For even in a world withand many ways to talk self-sufficiency begins with you. If you schedule only five minutes a month for a you can increase the likelihood of getting an early diagnosis if you have cancer. The earlier you discover cancer, the sooner a doctor can treat it. And when it comes to breast cancer, early treatment is the key to a good prognosis.
Carrying out breast cancer self-examination
1. Just look at your breasts in the mirror. Look with lowered and then raised arms from different angles.
What you should see:
- Breasts that are smooth and have no visible distortion
- The usual size, shape and color of your breasts
- Changes in skin texture, such as pitting, wrinkling or Bulging
- Changes in the position of one of the nipples
- Any redness, spots or other signs of rash
- Abnormal swelling
- Any signs of fluid originating from either of the nipples
2. Feel your breasts lying down and then standing still. Using the pads of your first two or three fingers, make a quarter-size circular motion along the entire surface of your breasts (top, sides, front, bottom) and near your armpits. Feel the different fabric layers with light, medium and firm pressure.
What you should feel:
- The usual consistency of your breasts
- Whatever is "normal" in the different regions of your breasts is breast tissue
- Thickening or fullness that feels different than the surrounding tissue
- ] Unusual heat
- A nipple that has turned around (pushed in instead of pointing)
Why should I do a breast cancer self-examination?
To be clear, breast cancer can not be diagnosed in a self-exam – only doctors can do through a variety of tests, including mammography, ultrasound, MRI or breast tissue biopsy.
However, conducting self-exam can help you become more familiar with your breasts, so you are more likely to notice subtle changes. You should familiarize yourself with the size, shape, symmetry (or asymmetry), color and texture of your breasts.
If you know how your breasts change in relation to yourand you may also avoid false warning signs.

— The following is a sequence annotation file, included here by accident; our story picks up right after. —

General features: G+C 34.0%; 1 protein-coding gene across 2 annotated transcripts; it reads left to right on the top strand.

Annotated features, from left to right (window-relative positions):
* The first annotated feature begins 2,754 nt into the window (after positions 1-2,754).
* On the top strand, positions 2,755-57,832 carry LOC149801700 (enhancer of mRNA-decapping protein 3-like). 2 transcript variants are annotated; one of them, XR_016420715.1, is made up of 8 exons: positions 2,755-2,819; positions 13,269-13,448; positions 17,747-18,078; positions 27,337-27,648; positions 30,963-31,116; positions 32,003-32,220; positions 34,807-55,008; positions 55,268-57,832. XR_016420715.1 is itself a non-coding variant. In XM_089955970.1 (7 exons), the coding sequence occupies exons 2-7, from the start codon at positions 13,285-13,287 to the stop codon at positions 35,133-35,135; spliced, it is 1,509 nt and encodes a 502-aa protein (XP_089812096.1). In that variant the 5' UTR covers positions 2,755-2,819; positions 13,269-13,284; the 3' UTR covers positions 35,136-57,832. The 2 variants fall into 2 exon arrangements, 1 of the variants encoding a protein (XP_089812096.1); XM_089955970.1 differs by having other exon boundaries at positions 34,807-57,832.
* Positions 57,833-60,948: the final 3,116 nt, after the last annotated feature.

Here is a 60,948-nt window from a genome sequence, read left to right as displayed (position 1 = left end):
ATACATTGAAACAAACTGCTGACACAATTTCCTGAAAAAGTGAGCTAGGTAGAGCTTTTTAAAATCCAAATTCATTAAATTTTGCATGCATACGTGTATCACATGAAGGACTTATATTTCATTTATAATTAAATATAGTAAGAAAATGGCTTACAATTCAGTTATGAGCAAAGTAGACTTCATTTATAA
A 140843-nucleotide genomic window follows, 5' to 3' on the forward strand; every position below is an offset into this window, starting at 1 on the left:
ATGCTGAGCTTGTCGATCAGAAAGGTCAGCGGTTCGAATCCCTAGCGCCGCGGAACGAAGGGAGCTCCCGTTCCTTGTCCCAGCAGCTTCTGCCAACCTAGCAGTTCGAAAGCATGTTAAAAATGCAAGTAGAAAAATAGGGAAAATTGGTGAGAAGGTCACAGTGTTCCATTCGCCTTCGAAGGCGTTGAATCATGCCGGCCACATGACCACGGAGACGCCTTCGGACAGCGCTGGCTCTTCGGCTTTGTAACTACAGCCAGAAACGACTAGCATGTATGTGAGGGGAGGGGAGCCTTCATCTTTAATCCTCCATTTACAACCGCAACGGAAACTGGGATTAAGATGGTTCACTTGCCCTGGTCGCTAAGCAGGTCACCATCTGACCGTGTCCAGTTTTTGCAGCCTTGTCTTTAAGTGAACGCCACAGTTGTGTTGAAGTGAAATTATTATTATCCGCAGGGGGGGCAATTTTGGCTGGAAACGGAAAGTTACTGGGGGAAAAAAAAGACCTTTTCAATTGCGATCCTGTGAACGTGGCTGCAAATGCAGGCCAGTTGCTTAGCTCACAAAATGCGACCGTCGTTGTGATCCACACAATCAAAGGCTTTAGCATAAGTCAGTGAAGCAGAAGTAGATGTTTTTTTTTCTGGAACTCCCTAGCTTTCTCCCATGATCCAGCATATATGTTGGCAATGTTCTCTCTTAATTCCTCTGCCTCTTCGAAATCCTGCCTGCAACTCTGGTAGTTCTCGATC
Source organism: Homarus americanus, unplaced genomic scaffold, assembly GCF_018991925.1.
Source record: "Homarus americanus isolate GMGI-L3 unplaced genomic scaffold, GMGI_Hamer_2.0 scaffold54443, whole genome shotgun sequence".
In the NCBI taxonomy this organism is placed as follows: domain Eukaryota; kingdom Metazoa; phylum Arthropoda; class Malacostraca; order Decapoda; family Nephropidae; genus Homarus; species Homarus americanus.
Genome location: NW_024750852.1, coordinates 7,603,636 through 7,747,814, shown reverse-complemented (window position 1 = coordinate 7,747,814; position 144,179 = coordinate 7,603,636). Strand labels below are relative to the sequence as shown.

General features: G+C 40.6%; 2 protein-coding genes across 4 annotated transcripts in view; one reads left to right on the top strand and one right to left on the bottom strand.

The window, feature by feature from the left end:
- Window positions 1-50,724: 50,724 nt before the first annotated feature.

How often should you check for breast cancer?
A monthly breast self-exam is the best way to familiarize yourself with the normal look and feel of your breasts. Most health organizations do not see any added value in looking more than once a month, though it does not hurt.
Breast self-assessment apps and tools
If you have trouble remembering the appearance of your breasts, make a "map" to keep track of the different colors and textures of your breast tissue. These apps and tools can help you with breast cancer self-assessment and keep you up to date.
Check yourself! : Provided by the Keep A Breast Foundation, this app will help you set up a regular routine for breast self-testing. You can set a date and get a monthly push reminder. The app guides you through your self-examination every time.
B4BC : In this app of Boarding for Breast Cancer, you learn how to perform a self-breast exam, set a schedule that is synchronized with your menstrual cycle, and provide resources such as educational content , healthy recipes and wellness tips.
Pink Luminous Breast Light : This handheld device from the Pink Luminous Advocacy Project aims to make self-examination of breast cancer easier and more effective. LED technology identifies lumps, dark spots, clusters and other signs that you may not be able to see with your eyes or feel with your fingers. This tool does not replace medical examinations but may increase the likelihood of early detection.
What to do if something goes wrong?
Do not panic. Changes in breast tissue, including nodules and pits, are often benign (non-cancerous). In fact, eight out of ten lumps are not cancerous. Changes can occur due to hormonal fluctuations, cysts, calcification or other benign breast disease. You should make an appointment with your doctor to conduct further examinations to exclude breast cancer or any other condition requiring treatment.
The information contained in this article is for educational and informational purposes only and is not intended to be considered as health or medical advice. Always consult a doctor or other qualified healthcare provider if you have questions about a disease or health goals.